Comfortable seating and a bouquet of fresh flowers await the on-stage interview 
with Nigella and Beppi Crosariol, The Globe and Mail's wine columnist

Seated right next to our table was Nigella and Beppi!

Concilio Pinot Grigio was paired with Nigella's Roast Chicken

The menu started with Tomato, Mozzarella and Basil 'My Way' served with homemade Parmesan Shortbreads. The cherry tomatoes were halved and roasted to intensify their flavour. Served with some perfectly ripe Buffalo Mozzarella, a brilliant green fresh basil and olive oil purée and little Parmesan Shortbreads, the salad was light, bright and full of flavour. Even my husband, who doesn't eat raw tomato, finished this delicious caprese salad.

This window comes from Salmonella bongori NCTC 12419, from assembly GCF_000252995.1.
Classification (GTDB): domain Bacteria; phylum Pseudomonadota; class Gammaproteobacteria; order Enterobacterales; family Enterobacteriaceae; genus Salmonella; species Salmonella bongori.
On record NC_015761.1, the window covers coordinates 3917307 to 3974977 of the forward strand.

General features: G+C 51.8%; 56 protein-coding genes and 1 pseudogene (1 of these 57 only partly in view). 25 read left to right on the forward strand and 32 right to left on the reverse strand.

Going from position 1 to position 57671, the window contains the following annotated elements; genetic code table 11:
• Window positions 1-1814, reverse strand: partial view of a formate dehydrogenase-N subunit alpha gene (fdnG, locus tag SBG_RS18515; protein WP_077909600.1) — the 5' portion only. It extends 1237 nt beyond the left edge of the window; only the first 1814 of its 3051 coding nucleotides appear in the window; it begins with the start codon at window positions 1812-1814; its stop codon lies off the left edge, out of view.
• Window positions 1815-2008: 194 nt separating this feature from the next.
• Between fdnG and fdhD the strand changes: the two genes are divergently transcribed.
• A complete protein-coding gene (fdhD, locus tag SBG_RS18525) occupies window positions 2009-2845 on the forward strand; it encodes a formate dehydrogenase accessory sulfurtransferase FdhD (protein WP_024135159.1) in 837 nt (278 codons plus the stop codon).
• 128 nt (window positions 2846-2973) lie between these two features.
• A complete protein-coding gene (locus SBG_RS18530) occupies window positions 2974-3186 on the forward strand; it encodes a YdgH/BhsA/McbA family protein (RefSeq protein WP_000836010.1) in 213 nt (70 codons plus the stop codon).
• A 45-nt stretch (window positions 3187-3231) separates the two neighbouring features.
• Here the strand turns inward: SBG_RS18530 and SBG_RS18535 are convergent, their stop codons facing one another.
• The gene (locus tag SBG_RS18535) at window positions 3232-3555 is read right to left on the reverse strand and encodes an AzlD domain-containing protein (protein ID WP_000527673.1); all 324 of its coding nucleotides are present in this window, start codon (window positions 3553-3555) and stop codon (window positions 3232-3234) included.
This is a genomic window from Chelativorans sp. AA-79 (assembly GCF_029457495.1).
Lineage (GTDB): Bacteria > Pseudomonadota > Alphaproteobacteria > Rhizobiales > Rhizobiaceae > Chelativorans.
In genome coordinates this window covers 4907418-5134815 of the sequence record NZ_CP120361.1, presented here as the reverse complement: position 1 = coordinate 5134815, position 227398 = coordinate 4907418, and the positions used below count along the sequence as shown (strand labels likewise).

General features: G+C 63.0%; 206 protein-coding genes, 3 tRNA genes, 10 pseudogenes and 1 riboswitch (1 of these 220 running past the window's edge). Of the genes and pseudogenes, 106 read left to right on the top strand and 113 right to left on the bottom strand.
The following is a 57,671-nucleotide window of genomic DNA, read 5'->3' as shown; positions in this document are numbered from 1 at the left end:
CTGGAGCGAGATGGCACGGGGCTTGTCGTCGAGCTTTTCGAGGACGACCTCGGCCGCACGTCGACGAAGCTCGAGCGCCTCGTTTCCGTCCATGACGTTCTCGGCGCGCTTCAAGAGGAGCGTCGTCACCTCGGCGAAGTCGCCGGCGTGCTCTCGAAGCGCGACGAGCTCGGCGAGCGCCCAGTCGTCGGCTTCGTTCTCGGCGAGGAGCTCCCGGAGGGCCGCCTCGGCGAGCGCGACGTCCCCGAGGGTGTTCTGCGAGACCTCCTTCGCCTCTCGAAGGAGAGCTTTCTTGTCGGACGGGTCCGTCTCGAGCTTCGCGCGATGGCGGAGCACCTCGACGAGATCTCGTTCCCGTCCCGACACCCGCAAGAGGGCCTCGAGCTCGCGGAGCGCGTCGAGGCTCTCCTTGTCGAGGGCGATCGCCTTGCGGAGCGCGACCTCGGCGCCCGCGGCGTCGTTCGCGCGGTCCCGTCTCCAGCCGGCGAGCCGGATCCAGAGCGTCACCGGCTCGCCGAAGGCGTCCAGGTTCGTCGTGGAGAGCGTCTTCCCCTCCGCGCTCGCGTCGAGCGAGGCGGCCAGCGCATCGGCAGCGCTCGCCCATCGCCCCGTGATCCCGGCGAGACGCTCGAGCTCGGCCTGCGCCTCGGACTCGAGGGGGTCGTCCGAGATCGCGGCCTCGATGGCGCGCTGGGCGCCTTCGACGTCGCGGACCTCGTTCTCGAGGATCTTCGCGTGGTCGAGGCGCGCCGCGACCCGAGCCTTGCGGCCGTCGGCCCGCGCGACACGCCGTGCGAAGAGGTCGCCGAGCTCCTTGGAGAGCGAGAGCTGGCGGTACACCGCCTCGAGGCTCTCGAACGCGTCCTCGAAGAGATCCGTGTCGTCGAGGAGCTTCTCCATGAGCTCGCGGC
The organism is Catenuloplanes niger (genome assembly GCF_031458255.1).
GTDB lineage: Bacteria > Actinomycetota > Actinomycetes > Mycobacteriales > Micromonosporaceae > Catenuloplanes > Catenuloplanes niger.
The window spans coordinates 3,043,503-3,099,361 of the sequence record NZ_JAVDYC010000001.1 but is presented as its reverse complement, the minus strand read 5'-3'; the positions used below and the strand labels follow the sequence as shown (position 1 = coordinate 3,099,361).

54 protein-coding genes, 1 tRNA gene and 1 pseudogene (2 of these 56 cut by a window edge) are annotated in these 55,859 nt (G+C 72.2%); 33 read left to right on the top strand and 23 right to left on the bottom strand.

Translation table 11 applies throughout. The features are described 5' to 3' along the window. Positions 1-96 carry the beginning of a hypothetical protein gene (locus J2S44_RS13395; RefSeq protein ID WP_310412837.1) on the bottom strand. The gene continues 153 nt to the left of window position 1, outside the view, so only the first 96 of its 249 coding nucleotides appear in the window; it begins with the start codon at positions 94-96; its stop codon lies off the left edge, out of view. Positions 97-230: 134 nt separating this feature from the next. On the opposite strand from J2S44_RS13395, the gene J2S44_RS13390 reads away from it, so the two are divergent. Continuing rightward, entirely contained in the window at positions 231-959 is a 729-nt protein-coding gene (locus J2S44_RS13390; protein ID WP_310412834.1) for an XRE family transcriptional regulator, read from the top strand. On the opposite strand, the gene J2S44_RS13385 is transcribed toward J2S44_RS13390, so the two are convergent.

Tomato, Mozzarella and Basil 'My Way' served with Parmesan Shortbreads

The entrée was Nigella's Chicken with Tarragon Salsa Verde which was served with Roast Potatoes, and Broccolini with Parmesan and Lemon. Tarragon, as Nigella explains, is not often used in Italian cuisine, except perhaps in Tuscany, where it's quite dramatically called Dragoncello, and sometimes erba di Sienna, the herb of Sienna. It's chief appearance in that area is in salsa al dragoncello, where the herb is pounded with bread crumbs and garlic and then emulsified with olive oil to produce a fragrant sauce customarily served with plain boiled meats. Nigella made this recipe using organic corn-fed chicken breasts.

Chicken with Tarragon Salsa Verde, Roast Potatoes, and Broccolini 
with Parmesan & Lemon